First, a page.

Strictly from my perspective since in this country we already have two other Marian holy days of obligation (including the Immaculate Conception just three weeks earlier and January 1 coming just one week after Christmas Day) it all become just a bit overwhelming.

      I’d rather trade the holy day obligation for the Solemnity of Mary in for St. Joseph’s Day in honor of the forgotten member of the Holy Family.

      1. @Norman Borelli:

        “Strictly from my perspective since in this country we already have two other Marian holy days of obligation (including the Immaculate Conception just three weeks earlier and January 1 coming just one week after Christmas Day) it all become just a bit overwhelming.”

        And, if Epiphany were not transferred, and the bishops keen on not reducing the number of HHoOs for some reason (fear of laxity, perhaps), it’s a better switch given the above.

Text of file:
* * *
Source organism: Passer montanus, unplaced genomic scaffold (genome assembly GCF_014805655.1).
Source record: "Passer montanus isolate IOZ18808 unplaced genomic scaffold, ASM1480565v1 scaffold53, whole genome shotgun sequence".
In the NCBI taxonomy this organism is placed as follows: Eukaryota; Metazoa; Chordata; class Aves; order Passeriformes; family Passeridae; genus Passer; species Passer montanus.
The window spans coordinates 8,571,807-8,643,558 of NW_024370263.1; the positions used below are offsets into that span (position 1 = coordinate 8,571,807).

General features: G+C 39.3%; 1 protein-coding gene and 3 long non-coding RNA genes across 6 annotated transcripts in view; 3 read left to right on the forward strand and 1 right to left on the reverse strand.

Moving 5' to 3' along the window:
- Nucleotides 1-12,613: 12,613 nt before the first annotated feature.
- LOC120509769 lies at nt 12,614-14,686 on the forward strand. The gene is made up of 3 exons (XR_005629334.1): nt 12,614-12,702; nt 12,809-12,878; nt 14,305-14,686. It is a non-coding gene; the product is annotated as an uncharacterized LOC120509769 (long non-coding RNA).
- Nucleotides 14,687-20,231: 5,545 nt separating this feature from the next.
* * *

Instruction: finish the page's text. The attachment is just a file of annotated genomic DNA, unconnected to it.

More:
8. Elisabeth Ahn : @Fr. Ron Krisman: heh. But, for what, Father? @Norman Borelli: …it all become just a bit overwhelming. Is this a nicer way of saying, basically: It’s a busy time of the year and it’s just too much of a hassle to fit in one more activity? I have no high horse to get on, but, “for our convenience” really doesn’t seem like a good enough reason.

    No. It is a way of saying that given vital responsibilities that many of us have perhaps a little consideration can be given and maybe spacing Holy Days of Obligations around the calendar might make more sense in the moderan world, but thanks for making assumptions about me.

    1. @Norman Borelli: